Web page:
Charles Booth’s inquiry was organised into three broad sections: poverty, industry and religious influences. The poverty series gathered information from the School Board Visitors in 1887-89 about the levels of poverty and types of occupation among families.
Studies into subjects such as the trades associated with poverty, housing, population movements, the Jewish community and education were also included. Descriptions of the Jewish community – particularly the immigrant population in the East End – record Booth’s Anti-Semitism (prejudice against Jewish people).
One of the most striking products of the inquiry were the maps of London, coloured street by street to indicate the levels of poverty and wealth.
The first of these series was produced in 1889 and was widely circulated and commented upon.
It was thought necessary to revisit the maps in the 1890s and a second series was produced, the Maps Descriptive of London Poverty 1898-99. These are the maps that LSE has in its collection and were based on the observations made by investigators accompanying policemen on their beats around London.
The Inquiry was used in various Parliamentary Reports, including one on sweated labour, and influenced new social reforms introduced by the Liberal Party after they came to government in 1906.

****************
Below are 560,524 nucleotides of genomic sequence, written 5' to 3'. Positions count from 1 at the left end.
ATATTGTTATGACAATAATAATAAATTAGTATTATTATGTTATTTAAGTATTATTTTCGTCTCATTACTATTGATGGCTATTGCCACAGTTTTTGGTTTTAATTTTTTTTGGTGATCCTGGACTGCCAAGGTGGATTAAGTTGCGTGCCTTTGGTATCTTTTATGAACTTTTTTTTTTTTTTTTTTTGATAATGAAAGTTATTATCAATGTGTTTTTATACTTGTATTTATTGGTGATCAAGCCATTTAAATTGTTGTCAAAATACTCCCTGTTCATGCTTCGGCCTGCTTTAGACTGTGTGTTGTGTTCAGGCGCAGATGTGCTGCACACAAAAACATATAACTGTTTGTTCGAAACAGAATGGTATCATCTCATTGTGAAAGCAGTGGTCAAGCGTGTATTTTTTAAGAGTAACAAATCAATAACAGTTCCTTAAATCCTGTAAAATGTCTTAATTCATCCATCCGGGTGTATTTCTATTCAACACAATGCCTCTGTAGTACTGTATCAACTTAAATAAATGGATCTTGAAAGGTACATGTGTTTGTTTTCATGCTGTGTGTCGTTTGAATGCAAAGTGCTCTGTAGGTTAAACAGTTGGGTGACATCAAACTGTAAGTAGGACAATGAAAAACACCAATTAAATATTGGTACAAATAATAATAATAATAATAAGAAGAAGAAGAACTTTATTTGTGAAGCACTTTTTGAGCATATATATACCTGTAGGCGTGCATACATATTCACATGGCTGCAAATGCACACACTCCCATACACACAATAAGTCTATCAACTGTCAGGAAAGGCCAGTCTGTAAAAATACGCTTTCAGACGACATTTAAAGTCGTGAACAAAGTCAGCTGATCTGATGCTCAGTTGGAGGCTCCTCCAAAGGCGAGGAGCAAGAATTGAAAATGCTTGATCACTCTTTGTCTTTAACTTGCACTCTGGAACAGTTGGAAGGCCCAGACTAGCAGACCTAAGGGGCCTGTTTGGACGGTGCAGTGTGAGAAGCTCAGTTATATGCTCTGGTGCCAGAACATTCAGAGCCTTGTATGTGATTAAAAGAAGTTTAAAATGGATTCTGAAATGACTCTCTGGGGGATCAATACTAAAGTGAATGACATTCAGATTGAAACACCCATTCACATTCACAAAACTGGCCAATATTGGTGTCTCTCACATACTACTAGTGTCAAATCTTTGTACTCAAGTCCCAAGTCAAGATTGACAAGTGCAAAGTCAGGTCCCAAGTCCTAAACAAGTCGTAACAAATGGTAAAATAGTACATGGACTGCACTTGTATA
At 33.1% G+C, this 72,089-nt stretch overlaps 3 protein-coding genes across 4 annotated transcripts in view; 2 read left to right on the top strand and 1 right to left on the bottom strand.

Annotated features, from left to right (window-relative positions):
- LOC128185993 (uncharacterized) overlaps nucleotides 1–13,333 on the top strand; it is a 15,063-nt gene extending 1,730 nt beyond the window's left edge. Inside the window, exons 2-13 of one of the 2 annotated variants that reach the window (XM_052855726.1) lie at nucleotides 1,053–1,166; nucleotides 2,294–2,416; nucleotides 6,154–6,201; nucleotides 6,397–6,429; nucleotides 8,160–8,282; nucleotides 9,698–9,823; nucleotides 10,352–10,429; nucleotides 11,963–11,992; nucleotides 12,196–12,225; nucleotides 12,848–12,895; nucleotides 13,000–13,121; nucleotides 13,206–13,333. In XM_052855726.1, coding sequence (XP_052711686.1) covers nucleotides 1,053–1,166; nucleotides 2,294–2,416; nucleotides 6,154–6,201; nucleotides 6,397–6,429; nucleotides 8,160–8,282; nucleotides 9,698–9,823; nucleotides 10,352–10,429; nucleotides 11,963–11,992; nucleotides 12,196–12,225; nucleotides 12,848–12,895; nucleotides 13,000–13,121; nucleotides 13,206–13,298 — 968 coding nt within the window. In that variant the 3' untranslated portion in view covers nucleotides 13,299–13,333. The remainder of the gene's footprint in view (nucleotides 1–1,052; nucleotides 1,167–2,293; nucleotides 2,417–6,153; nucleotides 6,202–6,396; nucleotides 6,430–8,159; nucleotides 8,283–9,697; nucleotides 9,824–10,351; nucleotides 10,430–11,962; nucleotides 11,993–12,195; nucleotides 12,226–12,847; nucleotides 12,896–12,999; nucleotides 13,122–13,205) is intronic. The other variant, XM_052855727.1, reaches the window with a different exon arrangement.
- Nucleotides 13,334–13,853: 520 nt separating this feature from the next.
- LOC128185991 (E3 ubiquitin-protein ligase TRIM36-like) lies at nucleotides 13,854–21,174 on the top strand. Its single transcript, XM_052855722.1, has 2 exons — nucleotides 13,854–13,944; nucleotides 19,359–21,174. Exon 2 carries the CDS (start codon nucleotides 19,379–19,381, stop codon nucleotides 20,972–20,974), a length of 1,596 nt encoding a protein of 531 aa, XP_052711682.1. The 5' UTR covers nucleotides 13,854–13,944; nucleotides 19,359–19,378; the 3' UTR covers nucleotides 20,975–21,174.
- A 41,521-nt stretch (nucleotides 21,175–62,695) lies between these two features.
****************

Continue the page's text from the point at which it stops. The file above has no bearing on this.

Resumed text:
The Maps Descriptive of London Poverty are early examples of social cartography – a graphic based map showing the situation in the area – each street is coloured to indicate the income and social class of its inhabitants.
The colour code clearly shows the social pyramid of British society with yellow representing the wealthiest upper and upper middle classes, red the middle classes and blue the working classes with gradients of colour in between.
The seven classes are described on the legend to the maps as follows:
Lowest class. Vicious, semi-criminal. Black
Very poor, casual. Chronic want. Dark blue
Poor. 18s.- 21s. a week for a moderate family. Light blue
Mixed. Some comfortable others poor. Purple
Fairly comfortable. Good ordinary earnings. Pink
Middle class. Well-to-do. Red
Upper-middle and upper classes. Wealthy. Yellow
A combination of colours, such as dark blue and black, or pink and red, indicates that the street contains a proportion of each of the classes represented by those colours.
The Inquiry and the visual coding reflected the middle-class prejudices of Booth and his team of social workers. The lowest class – the black streets – were seen as ‘semi-criminal and vicious’. Booth considered this class to be a drain on society.
Social Pyramid – a structure describing social class in which the wealthy / upper classes are at the top of the pyramid (the smallest number) and the poor / working classes are at the bottom (the largest number).
Sweated labour - people who work for long hours and very low pay in an unhealthy situation